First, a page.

Last week was a great week to be a dividend investor. Not only did two of my top stocks declare fresh dividends, but both companies also raised those payouts. The ability to enjoy a rising dividend is one reason why I much prefer the income from my dividend stocks than the fixed rate I could be earning on a bond.
But not all dividend-paying stocks are equal. Some companies pay unsustainably high dividends, which is why it is important to double check the company's ability to actually pay its dividend, even if a raise would suggest investors have nothing to fear. With that in mind, let's drill down a bit deeper into the two companies that just gave me a raise.
A gushing of income growth
Oil and gas production company, ConocoPhillips (NYSE: COP ) , announced that it was providing investors with a 4.5% raise this week. The company's CEO, Ryan Lance, pointed out that "[a] compelling dividend is a key part of our offering to shareholders and this increase is aligned with our commitment to target consistent dividend growth over time." This is actually the first raise investors have seen in a while because the company has been in the process of a major three-year repositioning program in which it shed billions of dollars in assets, including its refining arm Phillips 66 (NYSE: PSX ) .
To be fair, investors that held on to shares of Philips 66 after it was spun out are already enjoying an implied dividend increase. Additionally, Phillips 66 already raised its payout substantially since hitting the public markets. However, those who have only held ConocoPhillips stock haven't received a raise since 2011.
Now that its repositioning is largely complete, ConocoPhillips can focus on delivering returns to investors. One way it plans on doing that is by focusing on growing both its production and its margins by 3%-5% annually through 2017. It's doing so by ramping up its production in five significant areas, which gives the company visible growth. Its dual focus on growing both production and margins should yield a significant boost in its profits.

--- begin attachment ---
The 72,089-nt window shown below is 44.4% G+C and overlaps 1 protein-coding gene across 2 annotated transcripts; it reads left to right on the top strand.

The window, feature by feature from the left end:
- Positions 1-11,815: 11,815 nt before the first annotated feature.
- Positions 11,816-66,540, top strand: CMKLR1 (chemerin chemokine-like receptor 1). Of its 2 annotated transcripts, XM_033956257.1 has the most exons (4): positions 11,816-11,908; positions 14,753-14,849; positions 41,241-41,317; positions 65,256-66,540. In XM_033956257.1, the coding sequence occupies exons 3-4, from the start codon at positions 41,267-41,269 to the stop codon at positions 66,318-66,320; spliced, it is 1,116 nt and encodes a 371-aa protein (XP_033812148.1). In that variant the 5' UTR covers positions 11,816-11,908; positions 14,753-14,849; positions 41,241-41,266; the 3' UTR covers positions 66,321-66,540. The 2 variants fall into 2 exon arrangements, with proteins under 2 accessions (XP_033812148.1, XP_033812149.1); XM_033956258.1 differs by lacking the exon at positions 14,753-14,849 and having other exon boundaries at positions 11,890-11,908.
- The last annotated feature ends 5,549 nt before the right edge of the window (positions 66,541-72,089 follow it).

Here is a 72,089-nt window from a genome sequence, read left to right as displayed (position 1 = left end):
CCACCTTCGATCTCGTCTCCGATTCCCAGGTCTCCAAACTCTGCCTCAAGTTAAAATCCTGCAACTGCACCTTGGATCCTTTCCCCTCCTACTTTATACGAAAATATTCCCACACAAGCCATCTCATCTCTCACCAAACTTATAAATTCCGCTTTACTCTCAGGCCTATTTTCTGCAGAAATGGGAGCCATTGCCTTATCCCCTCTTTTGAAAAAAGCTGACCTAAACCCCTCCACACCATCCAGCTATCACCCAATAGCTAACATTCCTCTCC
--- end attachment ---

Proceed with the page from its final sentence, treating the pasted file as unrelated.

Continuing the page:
In fact, ConocoPhillips believes it will produce about $6 billion of incremental cash flow over that period. What that means is that its newly raised dividend is not only safe, but likely heading higher in the future. Further, as you can see from the chart below, that growth is coming from the areas where Conoco can get the best margins.
Producing steady returns
The other dividend-paying stock I want to take a brief look at is Enterprise Products Partners (NYSE: EPD ) . Investors in Enterprise have actually enjoyed a rising dividend for 36 consecutive quarters. Moreover, it's the 45th distribution increase since Enterprise went public in 1998. That's a great history, and one that's likely to continue repeating.
One reason I believe investors should continue to get raises is that Enterprise has a pipeline full of future growth projects. At last count, that pipeline of projects stood at approximately $7.5 billion and those are just the projects currently under construction. One of the most important projects is its ATEX Express pipeline, which will take ethane from the Marcellus and Utica to the Gulf Coast petrochemical market. This pipeline will help top producers like Chesapeake Energy (NYSE: CHK ) be able to sell ethane at higher Gulf Coast prices, which is why Chesapeake has said that the project is "an important step toward obtaining premium pricing for the significant volumes Chesapeake will produce from this resource."
For Enterprise, the project not only provides it with secure revenue from take-or-pay contracts but it gives the company a strategic asset in the region which it can leverage into future growth opportunities. For example, once Chesapeake and its peers have outgrown the takeaway capacity from this and other projects that will come on line, Enterprise will be one of the first companies called to see if it can provide another solution.
The other reason why the company's payout should continue to grow is the fact that Enterprise's earnings are rock solid. It estimates that about 81% of this year's earnings will come from fee-based activities, such as take-or-pay contracts, which really reduces its earnings volatility. Again, the dividend is safe and more than likely going to keep growing.
Final Foolish thoughts
What I like most about these companies is that both offer a solid base of earnings with very visible growth. That's a terrific recipe for a growing dividend, which is why I'm a big fan. I think both are great core stocks for any investor's portfolio.
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